TAKING OUT THE TRASH ON WOOD PRAIRIE FAMILY FARM. Without meaning to, a farm can accumulate a lot of junk as the years go by.

We’ve been patiently waiting for the ground to warm up so we can plant our crop of Organic Maine Certified Seed Potatoes. While Jim was in the Potato House grading seed, Caleb and crew loaded up scrap metal to haul away.

With their rugged constitution and diesel engines, past-their-prime school buses are a universal rural resource. Forty years ago enterprising local Potato farmers took to torching off the school-bus-body right behind the driver’s seat and converting the former bus into a slightly odd-spectacle but practical Potato truck.

Caleb got a good deal on this bus and then removed the body from the chassis frame and engine. He used the body as winter storage and has future plans for the chassis unit. In this photo, as Cane Corso “Rudy” watches work-in-progress, Caleb sits in the forklift. Peter (left) and Justin tighten the ratchet straps to hold down the scrapped bus body onto the road trailer. Next step was to wander around our farm equipment yards tossing into the temporary-covered-bus-transport various odds and ends of ripened junk metal to take up to the scrap yard for recycling.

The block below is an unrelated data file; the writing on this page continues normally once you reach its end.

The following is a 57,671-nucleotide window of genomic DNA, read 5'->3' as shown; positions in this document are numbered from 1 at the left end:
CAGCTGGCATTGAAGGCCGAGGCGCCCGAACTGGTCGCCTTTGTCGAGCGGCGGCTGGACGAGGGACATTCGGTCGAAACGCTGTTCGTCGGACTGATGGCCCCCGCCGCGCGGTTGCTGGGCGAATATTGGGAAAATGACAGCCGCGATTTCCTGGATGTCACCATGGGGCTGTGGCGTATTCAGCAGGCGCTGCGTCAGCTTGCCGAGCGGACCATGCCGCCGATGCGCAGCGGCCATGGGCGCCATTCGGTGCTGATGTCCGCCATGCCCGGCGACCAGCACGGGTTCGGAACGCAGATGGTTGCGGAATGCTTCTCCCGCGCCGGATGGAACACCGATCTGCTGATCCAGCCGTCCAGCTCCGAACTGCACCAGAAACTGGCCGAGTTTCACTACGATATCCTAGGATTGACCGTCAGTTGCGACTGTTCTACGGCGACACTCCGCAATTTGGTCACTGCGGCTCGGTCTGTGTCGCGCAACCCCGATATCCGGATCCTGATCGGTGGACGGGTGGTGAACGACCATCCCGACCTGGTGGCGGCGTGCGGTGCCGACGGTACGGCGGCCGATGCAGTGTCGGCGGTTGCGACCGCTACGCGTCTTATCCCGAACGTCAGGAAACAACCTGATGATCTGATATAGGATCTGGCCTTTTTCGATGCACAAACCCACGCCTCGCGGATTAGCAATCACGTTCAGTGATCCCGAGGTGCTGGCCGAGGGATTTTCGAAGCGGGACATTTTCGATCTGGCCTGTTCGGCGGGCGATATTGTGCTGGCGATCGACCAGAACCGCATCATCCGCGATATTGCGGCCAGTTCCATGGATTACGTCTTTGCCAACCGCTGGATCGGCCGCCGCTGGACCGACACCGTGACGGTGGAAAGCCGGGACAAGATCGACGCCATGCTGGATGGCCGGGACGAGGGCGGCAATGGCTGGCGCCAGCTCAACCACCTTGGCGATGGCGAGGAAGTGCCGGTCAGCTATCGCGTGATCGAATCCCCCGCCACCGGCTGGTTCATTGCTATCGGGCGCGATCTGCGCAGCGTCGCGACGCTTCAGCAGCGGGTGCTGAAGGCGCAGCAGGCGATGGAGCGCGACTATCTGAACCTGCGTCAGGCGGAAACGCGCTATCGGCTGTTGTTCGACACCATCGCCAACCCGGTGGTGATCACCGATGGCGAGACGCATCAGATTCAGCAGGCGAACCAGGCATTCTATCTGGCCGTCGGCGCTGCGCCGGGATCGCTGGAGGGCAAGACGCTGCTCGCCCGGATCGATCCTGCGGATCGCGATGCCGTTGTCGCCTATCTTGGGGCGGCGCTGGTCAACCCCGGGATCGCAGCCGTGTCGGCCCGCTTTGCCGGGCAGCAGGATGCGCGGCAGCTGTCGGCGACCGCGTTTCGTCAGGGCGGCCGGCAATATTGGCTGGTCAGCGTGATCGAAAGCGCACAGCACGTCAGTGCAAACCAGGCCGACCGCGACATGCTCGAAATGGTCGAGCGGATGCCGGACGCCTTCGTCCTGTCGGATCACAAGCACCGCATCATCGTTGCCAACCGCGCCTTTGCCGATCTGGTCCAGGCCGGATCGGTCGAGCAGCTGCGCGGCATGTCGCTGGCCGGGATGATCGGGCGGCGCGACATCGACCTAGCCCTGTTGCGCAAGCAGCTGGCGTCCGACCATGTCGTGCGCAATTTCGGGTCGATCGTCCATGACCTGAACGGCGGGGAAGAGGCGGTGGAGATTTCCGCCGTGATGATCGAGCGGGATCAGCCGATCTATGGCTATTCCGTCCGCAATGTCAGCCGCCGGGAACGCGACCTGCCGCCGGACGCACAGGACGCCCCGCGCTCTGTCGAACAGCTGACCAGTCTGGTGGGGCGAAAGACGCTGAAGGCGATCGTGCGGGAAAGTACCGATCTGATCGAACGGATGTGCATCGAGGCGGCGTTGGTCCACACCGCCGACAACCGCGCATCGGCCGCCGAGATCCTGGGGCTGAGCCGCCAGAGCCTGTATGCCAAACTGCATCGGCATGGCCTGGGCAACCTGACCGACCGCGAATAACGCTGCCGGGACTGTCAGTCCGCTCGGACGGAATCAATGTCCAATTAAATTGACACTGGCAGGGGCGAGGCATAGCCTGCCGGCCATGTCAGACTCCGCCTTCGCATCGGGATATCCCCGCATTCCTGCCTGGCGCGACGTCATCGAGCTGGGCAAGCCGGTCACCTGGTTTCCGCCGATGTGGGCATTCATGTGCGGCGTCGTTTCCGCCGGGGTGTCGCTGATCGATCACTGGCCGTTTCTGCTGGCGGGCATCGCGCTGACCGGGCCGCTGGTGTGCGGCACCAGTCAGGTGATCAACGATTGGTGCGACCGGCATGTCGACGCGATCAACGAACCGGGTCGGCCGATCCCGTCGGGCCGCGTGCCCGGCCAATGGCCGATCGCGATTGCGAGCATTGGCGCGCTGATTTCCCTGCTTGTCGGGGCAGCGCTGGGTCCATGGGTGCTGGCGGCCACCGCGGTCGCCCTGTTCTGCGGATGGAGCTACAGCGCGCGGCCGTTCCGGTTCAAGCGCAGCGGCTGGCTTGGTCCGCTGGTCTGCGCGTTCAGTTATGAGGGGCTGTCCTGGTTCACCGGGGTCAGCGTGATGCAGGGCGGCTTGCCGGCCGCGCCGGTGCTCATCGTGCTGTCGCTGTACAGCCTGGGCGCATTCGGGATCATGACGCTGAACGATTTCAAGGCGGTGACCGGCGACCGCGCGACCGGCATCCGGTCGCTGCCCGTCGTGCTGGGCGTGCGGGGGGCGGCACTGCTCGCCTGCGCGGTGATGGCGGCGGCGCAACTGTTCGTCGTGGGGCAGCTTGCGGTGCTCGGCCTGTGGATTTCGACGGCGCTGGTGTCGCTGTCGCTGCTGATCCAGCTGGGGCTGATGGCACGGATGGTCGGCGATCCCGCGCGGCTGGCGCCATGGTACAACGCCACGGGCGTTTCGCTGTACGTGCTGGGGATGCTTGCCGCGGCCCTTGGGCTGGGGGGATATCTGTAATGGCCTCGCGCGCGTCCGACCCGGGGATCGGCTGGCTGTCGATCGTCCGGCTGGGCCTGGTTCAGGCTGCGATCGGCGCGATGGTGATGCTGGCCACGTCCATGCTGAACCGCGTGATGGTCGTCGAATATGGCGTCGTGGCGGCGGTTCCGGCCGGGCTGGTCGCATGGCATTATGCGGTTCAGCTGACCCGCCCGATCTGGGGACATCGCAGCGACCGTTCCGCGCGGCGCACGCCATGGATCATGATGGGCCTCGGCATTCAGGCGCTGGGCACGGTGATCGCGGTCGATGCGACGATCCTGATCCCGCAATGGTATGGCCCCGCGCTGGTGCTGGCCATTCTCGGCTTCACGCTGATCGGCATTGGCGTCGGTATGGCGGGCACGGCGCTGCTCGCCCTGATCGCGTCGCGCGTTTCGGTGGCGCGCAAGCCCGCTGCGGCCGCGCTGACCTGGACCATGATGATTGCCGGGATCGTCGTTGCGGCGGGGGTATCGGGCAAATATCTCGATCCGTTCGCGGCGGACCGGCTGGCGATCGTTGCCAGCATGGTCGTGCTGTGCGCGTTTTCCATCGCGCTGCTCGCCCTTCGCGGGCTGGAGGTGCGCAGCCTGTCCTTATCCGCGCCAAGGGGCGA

Low prices have made for hard times across all segments of the metal recycling business. The nearest surviving scrap yard is in Caribou, thirty-five miles away. During the high market back around 2008, Light Iron was worth $100/ton (current price is forty inflated dollars per ton) and #1 Iron brought $180/ton (now down to $70/ton). Scrapping a car (3000#) used to bring $300-$400; nowadays you wouldn’t get much more than $100 for Detroit’s former finest.

With his 8000-pound mixed load of mostly Light Metal, Caleb earned a paltry $180. When you figure in fuel and the costs of running a truck, plus the labor to load and drive up and back, he would have lost less money had we just stayed home and gone fishing.

Our benefit, however, is cleaning up the farm. The economy’s benefit is nearly free scrap metal which can be melted down, re-used and made into new toasters, tricycles and tweezers. You’re welcome, Mr. Carnegie.

Caleb, Megan & Jim